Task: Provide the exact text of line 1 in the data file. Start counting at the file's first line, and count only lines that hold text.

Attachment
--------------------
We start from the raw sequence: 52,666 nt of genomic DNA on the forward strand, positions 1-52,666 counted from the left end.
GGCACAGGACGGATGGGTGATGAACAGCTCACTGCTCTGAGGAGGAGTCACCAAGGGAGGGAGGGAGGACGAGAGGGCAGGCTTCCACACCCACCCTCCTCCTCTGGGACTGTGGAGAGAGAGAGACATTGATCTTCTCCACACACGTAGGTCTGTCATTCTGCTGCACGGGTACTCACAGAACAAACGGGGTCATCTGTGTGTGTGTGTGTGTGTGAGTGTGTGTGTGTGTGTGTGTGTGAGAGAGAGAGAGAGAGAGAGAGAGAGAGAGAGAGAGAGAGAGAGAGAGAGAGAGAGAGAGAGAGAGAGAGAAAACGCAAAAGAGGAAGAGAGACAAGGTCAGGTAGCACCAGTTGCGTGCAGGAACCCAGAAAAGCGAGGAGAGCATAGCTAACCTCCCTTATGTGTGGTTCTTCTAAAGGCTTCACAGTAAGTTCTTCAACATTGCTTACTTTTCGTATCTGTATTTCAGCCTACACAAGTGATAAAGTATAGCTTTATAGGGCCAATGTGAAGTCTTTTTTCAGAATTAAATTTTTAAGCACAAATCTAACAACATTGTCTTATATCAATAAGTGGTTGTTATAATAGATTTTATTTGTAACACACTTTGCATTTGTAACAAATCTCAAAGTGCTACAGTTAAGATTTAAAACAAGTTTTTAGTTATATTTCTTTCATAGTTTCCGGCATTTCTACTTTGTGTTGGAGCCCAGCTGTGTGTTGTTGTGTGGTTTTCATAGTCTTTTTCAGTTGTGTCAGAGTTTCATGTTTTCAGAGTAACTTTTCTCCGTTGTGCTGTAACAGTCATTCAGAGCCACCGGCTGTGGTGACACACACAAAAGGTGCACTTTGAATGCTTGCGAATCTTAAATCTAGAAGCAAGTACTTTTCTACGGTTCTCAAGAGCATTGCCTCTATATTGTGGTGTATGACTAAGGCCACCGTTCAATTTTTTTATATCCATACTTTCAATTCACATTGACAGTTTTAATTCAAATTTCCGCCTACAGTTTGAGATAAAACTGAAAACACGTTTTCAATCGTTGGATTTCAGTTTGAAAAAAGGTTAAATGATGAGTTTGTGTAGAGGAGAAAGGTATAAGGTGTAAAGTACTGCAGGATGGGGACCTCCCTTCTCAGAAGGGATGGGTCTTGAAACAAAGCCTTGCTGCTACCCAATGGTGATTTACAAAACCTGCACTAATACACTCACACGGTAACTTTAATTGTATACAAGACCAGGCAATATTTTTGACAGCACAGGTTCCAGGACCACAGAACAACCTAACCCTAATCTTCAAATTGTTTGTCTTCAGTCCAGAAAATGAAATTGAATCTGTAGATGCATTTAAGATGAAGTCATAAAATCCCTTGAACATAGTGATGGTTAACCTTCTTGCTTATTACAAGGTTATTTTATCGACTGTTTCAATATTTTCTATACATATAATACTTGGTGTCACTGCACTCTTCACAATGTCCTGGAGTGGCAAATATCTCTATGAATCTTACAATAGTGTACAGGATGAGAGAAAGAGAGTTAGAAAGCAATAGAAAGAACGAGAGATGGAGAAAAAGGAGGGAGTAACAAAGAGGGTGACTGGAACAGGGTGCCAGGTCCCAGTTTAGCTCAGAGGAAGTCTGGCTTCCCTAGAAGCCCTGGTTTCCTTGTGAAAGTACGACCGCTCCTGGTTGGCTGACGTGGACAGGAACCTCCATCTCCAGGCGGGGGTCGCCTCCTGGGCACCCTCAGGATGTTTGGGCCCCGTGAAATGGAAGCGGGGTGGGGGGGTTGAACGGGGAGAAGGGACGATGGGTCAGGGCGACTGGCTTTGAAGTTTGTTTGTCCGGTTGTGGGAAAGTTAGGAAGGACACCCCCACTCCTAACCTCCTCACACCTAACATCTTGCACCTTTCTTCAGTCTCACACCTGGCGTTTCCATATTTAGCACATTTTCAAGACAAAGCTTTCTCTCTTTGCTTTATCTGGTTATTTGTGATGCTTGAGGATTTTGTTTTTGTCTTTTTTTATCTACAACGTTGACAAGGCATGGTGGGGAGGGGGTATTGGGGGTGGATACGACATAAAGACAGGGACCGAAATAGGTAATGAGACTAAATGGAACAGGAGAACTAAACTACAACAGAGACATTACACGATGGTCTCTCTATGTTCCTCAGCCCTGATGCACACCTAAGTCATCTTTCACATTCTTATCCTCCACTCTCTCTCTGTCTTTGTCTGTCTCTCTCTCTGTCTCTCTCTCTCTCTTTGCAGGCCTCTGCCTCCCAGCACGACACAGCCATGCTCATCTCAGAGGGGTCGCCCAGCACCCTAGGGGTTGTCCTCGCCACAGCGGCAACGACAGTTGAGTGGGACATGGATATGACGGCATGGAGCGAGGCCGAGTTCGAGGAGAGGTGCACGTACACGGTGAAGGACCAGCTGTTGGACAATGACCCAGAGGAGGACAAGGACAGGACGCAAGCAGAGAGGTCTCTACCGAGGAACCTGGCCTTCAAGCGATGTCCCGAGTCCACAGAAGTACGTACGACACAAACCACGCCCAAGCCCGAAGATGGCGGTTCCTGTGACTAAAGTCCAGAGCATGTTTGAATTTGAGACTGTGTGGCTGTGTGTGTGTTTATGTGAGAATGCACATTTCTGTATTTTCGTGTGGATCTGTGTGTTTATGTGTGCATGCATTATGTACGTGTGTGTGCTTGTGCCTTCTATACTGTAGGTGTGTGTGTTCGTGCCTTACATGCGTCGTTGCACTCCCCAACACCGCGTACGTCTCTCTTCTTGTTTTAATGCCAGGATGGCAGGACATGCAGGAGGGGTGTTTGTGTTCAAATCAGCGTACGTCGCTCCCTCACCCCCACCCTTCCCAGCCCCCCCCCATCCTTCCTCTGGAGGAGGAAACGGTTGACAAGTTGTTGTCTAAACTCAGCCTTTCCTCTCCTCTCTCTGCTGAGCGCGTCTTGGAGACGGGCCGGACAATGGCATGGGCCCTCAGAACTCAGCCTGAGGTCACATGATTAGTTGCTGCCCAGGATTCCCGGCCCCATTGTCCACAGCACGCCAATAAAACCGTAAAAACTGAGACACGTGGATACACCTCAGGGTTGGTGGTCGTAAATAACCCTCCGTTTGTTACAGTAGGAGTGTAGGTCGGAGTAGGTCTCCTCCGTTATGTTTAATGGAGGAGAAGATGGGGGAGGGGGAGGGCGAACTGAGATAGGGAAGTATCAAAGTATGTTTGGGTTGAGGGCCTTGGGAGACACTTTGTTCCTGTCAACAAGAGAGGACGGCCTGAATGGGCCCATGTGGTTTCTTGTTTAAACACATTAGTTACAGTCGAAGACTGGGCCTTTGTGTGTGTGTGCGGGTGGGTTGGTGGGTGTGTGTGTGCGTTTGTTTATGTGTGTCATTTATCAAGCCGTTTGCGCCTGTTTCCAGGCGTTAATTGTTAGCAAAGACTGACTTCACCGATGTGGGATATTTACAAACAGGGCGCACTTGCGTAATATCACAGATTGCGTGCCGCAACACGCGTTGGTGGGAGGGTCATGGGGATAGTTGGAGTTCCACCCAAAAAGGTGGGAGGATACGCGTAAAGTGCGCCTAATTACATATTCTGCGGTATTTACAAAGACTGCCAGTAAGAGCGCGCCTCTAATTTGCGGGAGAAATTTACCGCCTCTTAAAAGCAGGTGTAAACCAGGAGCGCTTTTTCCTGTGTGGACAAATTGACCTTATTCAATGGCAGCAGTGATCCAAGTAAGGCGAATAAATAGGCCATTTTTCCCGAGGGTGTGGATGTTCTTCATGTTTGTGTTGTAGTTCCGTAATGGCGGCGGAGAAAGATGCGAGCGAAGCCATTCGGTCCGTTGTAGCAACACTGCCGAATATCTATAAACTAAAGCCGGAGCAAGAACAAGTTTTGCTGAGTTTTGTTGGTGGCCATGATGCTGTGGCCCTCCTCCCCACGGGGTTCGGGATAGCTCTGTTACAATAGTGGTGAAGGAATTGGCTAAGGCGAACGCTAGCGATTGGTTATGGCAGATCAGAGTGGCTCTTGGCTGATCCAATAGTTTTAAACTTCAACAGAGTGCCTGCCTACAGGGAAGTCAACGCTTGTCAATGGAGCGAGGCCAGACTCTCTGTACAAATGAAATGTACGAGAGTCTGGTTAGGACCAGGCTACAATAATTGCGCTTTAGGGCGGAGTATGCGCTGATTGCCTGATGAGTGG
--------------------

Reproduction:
We start from the raw sequence: 52,666 nt of genomic DNA on the forward strand, positions 1-52,666 counted from the left end.